E-learning for Teaching Accountancy: Turning theory into practice
Just over a year ago I wrote a similar thought piece stating that it was imperative universities ensure undergraduate and post graduate accountancy students have strong IT skills in order for them to be suitably prepared for relevant graduate roles in the accountancy and finance profession.
A year on I still believe strongly that universities need to comprehensively embed IT into the delivery of accounting subjects to allow students to hit the ground running once they embark on their accounting career and, to improve the value for money of the accounting degree product offered.
During the year I had the opportunity to put into practice my theories of the need to increase IT in Accountancy teaching in the undergraduate modules I was responsible for. The specific module I made the changes to, was a second year level five management accountancy module.
I was permitted to undertake formal minor modifications to the module to make it more coursework focused in the assessment method. The shorter first semester remained classroom based with the traditional lecture approach. A significant amount of time was consumed with setting up tables and calculation workings in lectures, diverting from the actual application of the theory. This part of the course was assessed by a short written exam which on the whole yielded satisfactory grades, but I believe there was the potential for some students to have performed better if their confidence in the subject matter was greater.
The style of teaching in the longer, second semester was changed completely with all the seminars delivered in a computer lab, and all the in class teaching materials, excel based. The materials for the latter were easily and quickly written by myself with pre –prepared worksheets and tables that students could access from the university's open-source, online learning platform, Moodle. Students had to complete excel tables with formulas that demonstrated understanding of the principals studied such as variance analysis and overhead absorption. From this, and in the same excel workbook, concise tables and graphs were created in every lesson and a summary analysis written in the workbook which demonstrated analytical understanding. This approach allowed the student to reduce time on writing out workings and instead concentrate on the practical application of the theories studied and allow time to gain confidence in these areas. This formula facilitated the actual learning of the methodology involved.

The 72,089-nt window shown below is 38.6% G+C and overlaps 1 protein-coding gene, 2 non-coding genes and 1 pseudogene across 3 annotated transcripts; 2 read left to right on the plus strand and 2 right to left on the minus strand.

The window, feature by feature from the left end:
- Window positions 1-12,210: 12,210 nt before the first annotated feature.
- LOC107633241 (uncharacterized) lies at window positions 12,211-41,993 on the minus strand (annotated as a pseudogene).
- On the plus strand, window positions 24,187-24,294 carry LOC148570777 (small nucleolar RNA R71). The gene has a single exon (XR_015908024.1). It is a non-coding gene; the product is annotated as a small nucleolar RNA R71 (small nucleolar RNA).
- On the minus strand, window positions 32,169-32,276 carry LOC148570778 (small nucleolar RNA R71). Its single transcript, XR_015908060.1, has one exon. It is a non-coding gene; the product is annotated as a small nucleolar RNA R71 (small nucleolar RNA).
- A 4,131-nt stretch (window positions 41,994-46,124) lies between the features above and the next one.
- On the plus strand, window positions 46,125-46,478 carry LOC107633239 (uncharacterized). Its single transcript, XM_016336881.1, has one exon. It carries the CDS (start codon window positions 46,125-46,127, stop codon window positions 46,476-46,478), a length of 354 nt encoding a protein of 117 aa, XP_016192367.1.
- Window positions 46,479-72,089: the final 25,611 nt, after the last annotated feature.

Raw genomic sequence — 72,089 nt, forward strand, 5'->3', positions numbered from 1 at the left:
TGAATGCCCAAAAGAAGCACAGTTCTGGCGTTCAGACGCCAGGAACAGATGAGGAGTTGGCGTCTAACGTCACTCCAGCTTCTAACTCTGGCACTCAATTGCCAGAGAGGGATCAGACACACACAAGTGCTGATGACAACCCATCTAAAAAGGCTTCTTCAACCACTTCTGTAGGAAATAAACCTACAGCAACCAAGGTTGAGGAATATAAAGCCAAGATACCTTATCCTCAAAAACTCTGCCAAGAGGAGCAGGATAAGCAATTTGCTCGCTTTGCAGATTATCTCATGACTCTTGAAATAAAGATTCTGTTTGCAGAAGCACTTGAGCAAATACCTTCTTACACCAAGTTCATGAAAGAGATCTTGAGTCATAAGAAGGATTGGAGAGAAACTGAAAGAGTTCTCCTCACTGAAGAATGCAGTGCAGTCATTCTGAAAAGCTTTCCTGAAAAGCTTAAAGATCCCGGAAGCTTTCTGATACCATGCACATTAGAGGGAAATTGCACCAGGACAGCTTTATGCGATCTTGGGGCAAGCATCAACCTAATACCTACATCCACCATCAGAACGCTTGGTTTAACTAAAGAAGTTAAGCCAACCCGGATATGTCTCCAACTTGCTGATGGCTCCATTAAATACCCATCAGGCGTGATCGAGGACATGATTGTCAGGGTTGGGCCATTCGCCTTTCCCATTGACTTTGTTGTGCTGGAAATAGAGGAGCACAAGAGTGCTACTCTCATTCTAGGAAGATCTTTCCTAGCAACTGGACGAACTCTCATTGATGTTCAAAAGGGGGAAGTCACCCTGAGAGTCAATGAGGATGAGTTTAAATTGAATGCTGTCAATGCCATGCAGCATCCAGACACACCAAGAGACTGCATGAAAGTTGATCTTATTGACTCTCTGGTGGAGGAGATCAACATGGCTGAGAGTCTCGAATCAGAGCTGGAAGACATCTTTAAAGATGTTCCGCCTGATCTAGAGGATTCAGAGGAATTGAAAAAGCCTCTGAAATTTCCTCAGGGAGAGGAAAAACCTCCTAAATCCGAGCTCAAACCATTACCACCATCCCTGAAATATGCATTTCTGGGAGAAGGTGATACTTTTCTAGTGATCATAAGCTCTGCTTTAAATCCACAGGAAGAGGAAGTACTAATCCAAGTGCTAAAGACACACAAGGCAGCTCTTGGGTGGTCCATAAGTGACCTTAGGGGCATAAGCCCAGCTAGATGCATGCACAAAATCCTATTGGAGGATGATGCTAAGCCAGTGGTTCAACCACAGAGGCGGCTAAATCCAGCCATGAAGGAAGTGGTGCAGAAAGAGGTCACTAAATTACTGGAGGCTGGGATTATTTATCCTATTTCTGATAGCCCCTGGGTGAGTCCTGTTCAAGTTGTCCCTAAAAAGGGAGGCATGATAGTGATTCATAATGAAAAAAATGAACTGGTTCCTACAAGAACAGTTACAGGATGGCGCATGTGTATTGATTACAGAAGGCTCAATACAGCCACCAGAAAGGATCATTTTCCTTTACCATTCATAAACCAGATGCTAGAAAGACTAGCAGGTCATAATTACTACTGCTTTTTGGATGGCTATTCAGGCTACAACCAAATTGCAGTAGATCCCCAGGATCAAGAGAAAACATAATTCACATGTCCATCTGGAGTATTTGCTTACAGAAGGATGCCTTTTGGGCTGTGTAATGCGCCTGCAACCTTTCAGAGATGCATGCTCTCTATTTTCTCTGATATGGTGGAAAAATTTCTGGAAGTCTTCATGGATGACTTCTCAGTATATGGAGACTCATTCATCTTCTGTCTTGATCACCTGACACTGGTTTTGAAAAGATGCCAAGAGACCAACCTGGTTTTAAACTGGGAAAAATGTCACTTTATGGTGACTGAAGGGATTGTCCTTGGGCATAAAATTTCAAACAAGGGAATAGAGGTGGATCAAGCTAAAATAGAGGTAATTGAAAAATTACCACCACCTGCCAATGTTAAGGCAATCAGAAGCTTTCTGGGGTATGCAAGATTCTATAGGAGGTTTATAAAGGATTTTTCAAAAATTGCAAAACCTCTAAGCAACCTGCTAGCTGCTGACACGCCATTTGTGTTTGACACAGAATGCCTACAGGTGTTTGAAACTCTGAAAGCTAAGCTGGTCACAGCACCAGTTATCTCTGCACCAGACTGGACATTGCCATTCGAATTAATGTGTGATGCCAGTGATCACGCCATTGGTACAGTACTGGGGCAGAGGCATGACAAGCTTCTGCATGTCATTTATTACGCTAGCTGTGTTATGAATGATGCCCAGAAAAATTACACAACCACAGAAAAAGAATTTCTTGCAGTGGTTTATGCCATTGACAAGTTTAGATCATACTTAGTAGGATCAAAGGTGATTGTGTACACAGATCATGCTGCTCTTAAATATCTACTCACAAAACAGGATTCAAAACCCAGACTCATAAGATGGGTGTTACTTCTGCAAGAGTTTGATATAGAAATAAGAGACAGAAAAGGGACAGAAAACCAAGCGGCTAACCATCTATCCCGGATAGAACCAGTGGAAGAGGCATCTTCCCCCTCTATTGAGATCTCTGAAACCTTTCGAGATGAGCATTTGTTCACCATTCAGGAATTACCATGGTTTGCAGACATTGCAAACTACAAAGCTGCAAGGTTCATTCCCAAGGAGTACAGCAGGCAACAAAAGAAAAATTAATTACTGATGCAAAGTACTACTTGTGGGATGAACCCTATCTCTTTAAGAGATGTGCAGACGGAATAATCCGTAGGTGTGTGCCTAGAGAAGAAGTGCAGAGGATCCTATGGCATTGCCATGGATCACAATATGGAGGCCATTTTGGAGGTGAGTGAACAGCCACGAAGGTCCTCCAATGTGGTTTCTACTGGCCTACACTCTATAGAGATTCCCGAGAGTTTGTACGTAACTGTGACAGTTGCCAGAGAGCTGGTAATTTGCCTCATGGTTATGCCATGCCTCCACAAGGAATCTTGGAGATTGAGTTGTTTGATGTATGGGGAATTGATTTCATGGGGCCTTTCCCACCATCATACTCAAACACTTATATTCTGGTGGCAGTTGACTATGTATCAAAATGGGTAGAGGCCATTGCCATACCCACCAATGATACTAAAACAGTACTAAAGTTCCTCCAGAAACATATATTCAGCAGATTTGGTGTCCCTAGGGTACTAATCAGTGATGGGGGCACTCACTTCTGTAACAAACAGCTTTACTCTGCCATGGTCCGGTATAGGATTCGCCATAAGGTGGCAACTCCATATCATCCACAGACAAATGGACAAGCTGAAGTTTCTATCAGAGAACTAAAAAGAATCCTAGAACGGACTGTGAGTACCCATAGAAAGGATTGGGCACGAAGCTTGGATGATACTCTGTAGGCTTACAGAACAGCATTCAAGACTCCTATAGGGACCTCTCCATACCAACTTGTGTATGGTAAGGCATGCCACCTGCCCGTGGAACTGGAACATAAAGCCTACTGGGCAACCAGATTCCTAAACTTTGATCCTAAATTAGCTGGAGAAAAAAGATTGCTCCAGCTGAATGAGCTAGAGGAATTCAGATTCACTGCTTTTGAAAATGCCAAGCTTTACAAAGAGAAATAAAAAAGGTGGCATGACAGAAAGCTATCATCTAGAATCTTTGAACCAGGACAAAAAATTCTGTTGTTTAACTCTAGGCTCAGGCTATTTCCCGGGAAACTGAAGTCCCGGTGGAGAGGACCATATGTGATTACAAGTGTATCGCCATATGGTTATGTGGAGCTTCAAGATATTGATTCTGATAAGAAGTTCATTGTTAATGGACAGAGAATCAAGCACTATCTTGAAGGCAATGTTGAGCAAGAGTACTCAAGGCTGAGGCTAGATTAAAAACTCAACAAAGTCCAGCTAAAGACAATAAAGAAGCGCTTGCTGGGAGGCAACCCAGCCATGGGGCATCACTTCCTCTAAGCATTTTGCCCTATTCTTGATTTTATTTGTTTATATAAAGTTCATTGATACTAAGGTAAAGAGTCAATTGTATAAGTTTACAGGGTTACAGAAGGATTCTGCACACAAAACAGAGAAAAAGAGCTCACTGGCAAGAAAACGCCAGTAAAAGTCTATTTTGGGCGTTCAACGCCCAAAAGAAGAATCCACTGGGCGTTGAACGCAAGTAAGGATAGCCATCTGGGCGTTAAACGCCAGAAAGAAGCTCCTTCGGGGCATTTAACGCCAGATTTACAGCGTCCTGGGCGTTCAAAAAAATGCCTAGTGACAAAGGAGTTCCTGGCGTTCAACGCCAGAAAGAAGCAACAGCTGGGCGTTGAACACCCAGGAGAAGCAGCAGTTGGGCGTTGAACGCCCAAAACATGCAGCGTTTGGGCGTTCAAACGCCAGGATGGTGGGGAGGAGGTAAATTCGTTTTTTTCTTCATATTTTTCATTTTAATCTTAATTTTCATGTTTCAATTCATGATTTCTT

This part of the module was assessed through coursework that required excel to be used for all calculations and any analysis was summarised in a word document report that was submitted with the appendix containing the excel generated results graphs and tables.Students used computers to tackle these accountancy tasks whilst sitting in work stations, working on their own and conferring with colleagues to clarify issues. This completely mirrored how accountancy teams worked having looked back at the fifteen years of working within the profession and industry. Whilst I was required to help students with some of the excel techniques taught, I found that they obtained an understanding of concepts far quicker through e-learning. Students performed very well in assessments with all receiving average to high grades. Additionally, I received very positive student feedback with a large number sating they enjoyed this method of learning accountancy. Students valued the fact that they had picked up practical skills required in the accountancy / finance world.
Prior to teaching in the university I spent a couple of years at a further education college teaching level three accountancy students. Some of the best and ablest accountancy students decided against progressing to university instead preferring to pursue an apprentice in Accounting and studying for professional accountancy exams within their spare time. Some fed back that they didn’t see how incurring huge amounts of debt would be advantageous as opposed to the route they chose.
Though this is anecdotal I am sure it is something that is quite common and will continue to be unless universities become more innovative and value added in the delivery of the discipline.
Paul Caulfield, Teaching Fellow, Birmingham City Business School